On May 14, 1837, Pratt married his second wife, Mary Ann Frost Stearns (1808–1891), a widow with a daughter. The marriage was performed by Frederick G. Williams.[54] Mary Ann was a native of Bethel, Maine (part of Massachusetts until 1820) whose first relative to join the church was Patty Bartlett Sessions, later a prominent midwife in Utah. Mary Ann was baptized by David W. Patten. She had come to Kirtland as a widow in 1836.[55] Joseph Smith later condemned Latter Day Saints for "marrying in five or six weeks, or even in two or three months, after the death of their companion."[54] Pratt may have married Mary Ann so quickly to get back his infant son, although he remained in the care of Mary Ann Young for nearly a year after Pratt remarried.[54] Mary Ann and Pratt at times demonstrated a deep companionship in their marriage, most fully shown by her joining her husband in prison in Missouri.[56] After Pratt began practicing polygyny, they became estranged. Pratt suggested his falling out with Mary Ann was "stung by falsehoods which are circulated in the Church".[57]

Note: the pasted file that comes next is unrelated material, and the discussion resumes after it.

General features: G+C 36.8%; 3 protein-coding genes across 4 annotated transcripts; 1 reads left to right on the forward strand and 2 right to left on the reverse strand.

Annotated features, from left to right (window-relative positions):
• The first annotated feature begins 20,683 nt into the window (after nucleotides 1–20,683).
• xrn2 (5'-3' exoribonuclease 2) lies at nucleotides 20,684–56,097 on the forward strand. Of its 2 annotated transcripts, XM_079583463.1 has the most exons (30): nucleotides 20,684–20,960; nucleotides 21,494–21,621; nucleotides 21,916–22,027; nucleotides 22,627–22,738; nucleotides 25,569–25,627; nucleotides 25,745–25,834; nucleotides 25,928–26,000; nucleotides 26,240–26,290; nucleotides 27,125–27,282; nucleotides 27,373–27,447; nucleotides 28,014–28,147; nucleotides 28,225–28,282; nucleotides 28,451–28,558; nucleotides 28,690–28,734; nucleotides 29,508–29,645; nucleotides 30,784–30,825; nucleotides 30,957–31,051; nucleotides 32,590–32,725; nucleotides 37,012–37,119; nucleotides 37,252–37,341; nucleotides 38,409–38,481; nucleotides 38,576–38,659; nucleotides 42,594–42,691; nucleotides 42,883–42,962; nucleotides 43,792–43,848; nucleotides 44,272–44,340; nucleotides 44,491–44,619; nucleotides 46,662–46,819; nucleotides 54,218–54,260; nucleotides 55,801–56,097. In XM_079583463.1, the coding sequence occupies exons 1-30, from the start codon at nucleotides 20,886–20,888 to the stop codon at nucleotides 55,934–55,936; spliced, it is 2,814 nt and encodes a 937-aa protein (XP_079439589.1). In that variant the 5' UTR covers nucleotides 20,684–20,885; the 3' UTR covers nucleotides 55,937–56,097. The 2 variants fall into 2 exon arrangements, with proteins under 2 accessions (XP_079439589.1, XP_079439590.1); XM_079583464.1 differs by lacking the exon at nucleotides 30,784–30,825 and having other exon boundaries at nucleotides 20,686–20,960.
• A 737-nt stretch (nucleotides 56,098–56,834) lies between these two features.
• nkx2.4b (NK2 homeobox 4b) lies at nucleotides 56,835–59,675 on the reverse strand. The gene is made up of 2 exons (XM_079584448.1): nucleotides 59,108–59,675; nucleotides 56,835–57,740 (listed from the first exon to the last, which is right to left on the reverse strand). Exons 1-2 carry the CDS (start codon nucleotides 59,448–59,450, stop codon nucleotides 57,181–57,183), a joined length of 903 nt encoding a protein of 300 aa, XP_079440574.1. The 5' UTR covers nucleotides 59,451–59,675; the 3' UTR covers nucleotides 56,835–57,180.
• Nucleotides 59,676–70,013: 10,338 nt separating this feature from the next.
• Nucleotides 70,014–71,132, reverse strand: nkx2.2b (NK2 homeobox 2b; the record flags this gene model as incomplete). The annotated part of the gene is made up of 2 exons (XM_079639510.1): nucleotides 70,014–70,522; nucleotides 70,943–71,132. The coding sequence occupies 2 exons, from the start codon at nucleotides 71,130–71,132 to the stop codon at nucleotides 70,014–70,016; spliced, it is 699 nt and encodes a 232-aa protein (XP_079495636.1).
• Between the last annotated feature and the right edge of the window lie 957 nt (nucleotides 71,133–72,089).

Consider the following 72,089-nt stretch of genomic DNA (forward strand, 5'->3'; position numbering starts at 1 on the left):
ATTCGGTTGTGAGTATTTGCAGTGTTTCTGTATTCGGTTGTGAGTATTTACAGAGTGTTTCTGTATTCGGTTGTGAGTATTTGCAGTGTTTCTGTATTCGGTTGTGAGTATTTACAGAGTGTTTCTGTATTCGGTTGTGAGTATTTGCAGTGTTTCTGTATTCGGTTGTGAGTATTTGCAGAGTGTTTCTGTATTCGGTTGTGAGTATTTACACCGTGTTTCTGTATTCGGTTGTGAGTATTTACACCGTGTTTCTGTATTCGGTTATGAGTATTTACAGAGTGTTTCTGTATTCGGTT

Pratt practiced plural marriage and had 12 wives, 30 children, and 266 grandchildren. In 2011, Pratt's living descendants were estimated to number 30,000 to 50,000.[53] His first wife, Thankful Halsey Pratt, died following childbirth in March 1837. (Thankful was a widow ten years older than Pratt when she married him.)


In 2008, Pratt's family received permission from an Arkansas judge to rebury his remains in the Salt Lake City Cemetery,[50] but no human remains were found at what was believed his gravesite.[51] No further search efforts for Pratt's burial site have been planned.[52]